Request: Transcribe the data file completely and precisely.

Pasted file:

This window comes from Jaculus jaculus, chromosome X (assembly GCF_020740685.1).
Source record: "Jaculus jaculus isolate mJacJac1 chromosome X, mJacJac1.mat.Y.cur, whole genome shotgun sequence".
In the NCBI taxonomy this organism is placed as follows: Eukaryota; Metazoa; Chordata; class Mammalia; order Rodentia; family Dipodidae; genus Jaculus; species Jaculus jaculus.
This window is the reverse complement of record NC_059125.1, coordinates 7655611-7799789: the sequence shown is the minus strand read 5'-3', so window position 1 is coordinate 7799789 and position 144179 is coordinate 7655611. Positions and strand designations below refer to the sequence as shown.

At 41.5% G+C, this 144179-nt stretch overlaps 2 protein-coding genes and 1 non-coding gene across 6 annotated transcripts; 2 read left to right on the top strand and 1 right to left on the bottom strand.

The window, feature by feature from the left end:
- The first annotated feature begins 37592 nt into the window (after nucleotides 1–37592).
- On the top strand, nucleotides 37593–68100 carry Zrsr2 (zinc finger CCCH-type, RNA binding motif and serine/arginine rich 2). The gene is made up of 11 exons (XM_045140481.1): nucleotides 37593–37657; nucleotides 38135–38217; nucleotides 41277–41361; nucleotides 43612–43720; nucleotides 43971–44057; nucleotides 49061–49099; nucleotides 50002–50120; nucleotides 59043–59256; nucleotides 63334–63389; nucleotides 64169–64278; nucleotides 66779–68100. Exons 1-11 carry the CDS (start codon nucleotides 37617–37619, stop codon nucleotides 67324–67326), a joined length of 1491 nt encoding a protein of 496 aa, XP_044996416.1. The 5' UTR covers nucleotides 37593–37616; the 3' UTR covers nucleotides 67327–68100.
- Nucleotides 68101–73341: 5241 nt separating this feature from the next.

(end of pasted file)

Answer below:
This window comes from Jaculus jaculus, chromosome X (assembly GCF_020740685.1).
Source record: "Jaculus jaculus isolate mJacJac1 chromosome X, mJacJac1.mat.Y.cur, whole genome shotgun sequence".
In the NCBI taxonomy this organism is placed as follows: Eukaryota; Metazoa; Chordata; class Mammalia; order Rodentia; family Dipodidae; genus Jaculus; species Jaculus jaculus.
This window is the reverse complement of record NC_059125.1, coordinates 7655611-7799789: the sequence shown is the minus strand read 5'-3', so window position 1 is coordinate 7799789 and position 144179 is coordinate 7655611. Positions and strand designations below refer to the sequence as shown.

At 41.5% G+C, this 144179-nt stretch overlaps 2 protein-coding genes and 1 non-coding gene across 6 annotated transcripts; 2 read left to right on the top strand and 1 right to left on the bottom strand.

The window, feature by feature from the left end:
- The first annotated feature begins 37592 nt into the window (after nucleotides 1–37592).
- On the top strand, nucleotides 37593–68100 carry Zrsr2 (zinc finger CCCH-type, RNA binding motif and serine/arginine rich 2). The gene is made up of 11 exons (XM_045140481.1): nucleotides 37593–37657; nucleotides 38135–38217; nucleotides 41277–41361; nucleotides 43612–43720; nucleotides 43971–44057; nucleotides 49061–49099; nucleotides 50002–50120; nucleotides 59043–59256; nucleotides 63334–63389; nucleotides 64169–64278; nucleotides 66779–68100. Exons 1-11 carry the CDS (start codon nucleotides 37617–37619, stop codon nucleotides 67324–67326), a joined length of 1491 nt encoding a protein of 496 aa, XP_044996416.1. The 5' UTR covers nucleotides 37593–37616; the 3' UTR covers nucleotides 67327–68100.
- Nucleotides 68101–73341: 5241 nt separating this feature from the next.